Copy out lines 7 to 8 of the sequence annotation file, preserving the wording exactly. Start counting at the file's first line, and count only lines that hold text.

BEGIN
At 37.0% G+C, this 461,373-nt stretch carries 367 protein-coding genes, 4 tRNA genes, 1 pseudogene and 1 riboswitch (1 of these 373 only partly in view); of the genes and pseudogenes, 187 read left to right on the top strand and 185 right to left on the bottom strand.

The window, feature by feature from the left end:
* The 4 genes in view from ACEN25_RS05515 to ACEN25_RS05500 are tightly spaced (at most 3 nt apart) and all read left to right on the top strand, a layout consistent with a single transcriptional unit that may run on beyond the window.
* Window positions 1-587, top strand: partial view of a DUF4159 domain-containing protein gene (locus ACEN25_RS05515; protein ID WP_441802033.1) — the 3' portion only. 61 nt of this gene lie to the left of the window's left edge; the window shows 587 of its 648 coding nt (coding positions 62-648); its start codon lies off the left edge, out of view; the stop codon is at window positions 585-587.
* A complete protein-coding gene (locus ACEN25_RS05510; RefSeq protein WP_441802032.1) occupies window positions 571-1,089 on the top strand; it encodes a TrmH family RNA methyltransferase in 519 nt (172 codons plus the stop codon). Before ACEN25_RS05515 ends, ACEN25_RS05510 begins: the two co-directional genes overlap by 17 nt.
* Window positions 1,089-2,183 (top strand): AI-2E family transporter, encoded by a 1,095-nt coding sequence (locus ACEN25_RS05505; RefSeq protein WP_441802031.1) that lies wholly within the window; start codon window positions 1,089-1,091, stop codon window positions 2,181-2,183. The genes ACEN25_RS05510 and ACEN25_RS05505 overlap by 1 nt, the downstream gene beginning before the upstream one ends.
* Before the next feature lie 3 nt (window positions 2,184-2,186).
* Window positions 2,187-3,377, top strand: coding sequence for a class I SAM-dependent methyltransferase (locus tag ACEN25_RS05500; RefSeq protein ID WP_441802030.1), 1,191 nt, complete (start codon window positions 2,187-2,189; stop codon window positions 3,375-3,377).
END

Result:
* Before the next feature lie 3 nt (window positions 2,184-2,186).
* Window positions 2,187-3,377, top strand: coding sequence for a class I SAM-dependent methyltransferase (locus tag ACEN25_RS05500; RefSeq protein ID WP_441802030.1), 1,191 nt, complete (start codon window positions 2,187-2,189; stop codon window positions 3,375-3,377).